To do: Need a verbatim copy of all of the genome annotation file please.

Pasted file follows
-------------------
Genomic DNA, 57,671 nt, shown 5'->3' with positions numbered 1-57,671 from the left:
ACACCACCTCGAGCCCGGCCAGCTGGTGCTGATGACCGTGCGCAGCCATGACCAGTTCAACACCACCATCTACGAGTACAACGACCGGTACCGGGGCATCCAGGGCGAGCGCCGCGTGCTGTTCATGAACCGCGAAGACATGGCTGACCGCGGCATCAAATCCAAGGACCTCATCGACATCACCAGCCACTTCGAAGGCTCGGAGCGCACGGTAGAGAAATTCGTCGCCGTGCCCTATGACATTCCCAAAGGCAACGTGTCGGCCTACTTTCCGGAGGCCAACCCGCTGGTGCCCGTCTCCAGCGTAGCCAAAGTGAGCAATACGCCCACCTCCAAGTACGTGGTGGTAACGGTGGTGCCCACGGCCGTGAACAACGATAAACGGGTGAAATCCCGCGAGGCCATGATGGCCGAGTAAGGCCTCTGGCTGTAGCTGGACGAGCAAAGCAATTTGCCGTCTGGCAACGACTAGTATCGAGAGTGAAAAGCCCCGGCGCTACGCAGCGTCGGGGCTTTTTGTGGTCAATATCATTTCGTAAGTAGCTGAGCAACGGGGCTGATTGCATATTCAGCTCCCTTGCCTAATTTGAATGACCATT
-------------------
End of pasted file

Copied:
Genomic DNA, 57,671 nt, shown 5'->3' with positions numbered 1-57,671 from the left:
ACACCACCTCGAGCCCGGCCAGCTGGTGCTGATGACCGTGCGCAGCCATGACCAGTTCAACACCACCATCTACGAGTACAACGACCGGTACCGGGGCATCCAGGGCGAGCGCCGCGTGCTGTTCATGAACCGCGAAGACATGGCTGACCGCGGCATCAAATCCAAGGACCTCATCGACATCACCAGCCACTTCGAAGGCTCGGAGCGCACGGTAGAGAAATTCGTCGCCGTGCCCTATGACATTCCCAAAGGCAACGTGTCGGCCTACTTTCCGGAGGCCAACCCGCTGGTGCCCGTCTCCAGCGTAGCCAAAGTGAGCAATACGCCCACCTCCAAGTACGTGGTGGTAACGGTGGTGCCCACGGCCGTGAACAACGATAAACGGGTGAAATCCCGCGAGGCCATGATGGCCGAGTAAGGCCTCTGGCTGTAGCTGGACGAGCAAAGCAATTTGCCGTCTGGCAACGACTAGTATCGAGAGTGAAAAGCCCCGGCGCTACGCAGCGTCGGGGCTTTTTGTGGTCAATATCATTTCGTAAGTAGCTGAGCAACGGGGCTGATTGCATATTCAGCTCCCTTGCCTAATTTGAATGACCATT